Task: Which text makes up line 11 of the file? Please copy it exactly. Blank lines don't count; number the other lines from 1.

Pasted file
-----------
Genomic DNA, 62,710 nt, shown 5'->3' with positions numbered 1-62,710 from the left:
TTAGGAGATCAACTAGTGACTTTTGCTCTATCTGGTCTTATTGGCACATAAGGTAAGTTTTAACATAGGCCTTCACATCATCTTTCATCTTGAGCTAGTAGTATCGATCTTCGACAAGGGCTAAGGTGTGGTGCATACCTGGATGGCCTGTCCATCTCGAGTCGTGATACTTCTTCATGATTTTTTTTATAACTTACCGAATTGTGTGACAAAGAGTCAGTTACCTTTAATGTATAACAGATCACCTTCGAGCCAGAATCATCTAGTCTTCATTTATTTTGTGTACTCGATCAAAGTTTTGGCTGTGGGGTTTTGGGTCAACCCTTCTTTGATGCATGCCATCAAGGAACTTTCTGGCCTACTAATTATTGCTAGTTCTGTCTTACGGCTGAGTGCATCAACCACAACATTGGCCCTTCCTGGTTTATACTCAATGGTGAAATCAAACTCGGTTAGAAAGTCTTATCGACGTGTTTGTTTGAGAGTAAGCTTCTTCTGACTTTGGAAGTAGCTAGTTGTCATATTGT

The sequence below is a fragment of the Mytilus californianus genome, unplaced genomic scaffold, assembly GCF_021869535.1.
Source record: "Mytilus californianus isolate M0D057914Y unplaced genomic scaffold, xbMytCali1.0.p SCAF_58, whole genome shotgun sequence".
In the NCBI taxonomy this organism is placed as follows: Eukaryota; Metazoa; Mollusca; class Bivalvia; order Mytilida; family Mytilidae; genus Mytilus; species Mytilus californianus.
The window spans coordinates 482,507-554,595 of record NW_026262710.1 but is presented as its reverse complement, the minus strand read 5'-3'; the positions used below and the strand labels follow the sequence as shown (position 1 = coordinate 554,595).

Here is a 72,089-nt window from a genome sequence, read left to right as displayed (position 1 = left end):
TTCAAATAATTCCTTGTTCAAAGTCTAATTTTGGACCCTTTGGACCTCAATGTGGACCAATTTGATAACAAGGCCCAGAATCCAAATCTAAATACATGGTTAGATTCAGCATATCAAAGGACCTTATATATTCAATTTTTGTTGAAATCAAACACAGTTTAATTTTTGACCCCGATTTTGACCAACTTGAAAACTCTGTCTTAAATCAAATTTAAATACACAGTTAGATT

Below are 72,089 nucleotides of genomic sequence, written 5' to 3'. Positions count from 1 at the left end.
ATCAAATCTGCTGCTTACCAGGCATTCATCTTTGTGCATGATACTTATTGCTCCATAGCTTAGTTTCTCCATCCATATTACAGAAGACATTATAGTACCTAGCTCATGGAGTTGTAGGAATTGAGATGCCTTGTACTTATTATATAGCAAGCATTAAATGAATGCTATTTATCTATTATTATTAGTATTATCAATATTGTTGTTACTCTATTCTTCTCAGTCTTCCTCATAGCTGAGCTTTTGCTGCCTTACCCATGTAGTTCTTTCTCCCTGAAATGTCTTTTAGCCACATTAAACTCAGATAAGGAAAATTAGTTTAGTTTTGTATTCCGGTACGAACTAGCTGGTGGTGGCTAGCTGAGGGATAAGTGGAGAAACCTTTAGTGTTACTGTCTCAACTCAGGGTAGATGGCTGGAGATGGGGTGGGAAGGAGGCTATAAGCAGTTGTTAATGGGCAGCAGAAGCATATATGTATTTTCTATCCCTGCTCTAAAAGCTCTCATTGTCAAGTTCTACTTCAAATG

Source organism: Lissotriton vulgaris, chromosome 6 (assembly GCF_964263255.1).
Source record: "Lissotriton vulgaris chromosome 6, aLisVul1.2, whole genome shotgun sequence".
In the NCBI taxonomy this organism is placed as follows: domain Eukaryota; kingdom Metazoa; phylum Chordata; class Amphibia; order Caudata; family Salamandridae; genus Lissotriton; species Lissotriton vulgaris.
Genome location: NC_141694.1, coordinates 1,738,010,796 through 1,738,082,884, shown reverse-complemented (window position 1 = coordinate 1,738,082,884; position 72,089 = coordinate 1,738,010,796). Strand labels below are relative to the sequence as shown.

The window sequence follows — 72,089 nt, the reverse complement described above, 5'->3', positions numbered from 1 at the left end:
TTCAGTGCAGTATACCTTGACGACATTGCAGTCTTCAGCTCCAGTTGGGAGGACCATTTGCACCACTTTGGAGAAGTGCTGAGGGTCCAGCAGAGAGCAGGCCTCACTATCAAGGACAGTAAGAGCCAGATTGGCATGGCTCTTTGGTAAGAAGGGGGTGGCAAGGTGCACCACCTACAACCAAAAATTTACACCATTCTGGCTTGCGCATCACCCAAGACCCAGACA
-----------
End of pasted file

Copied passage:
Source organism: Lissotriton vulgaris, chromosome 6 (assembly GCF_964263255.1).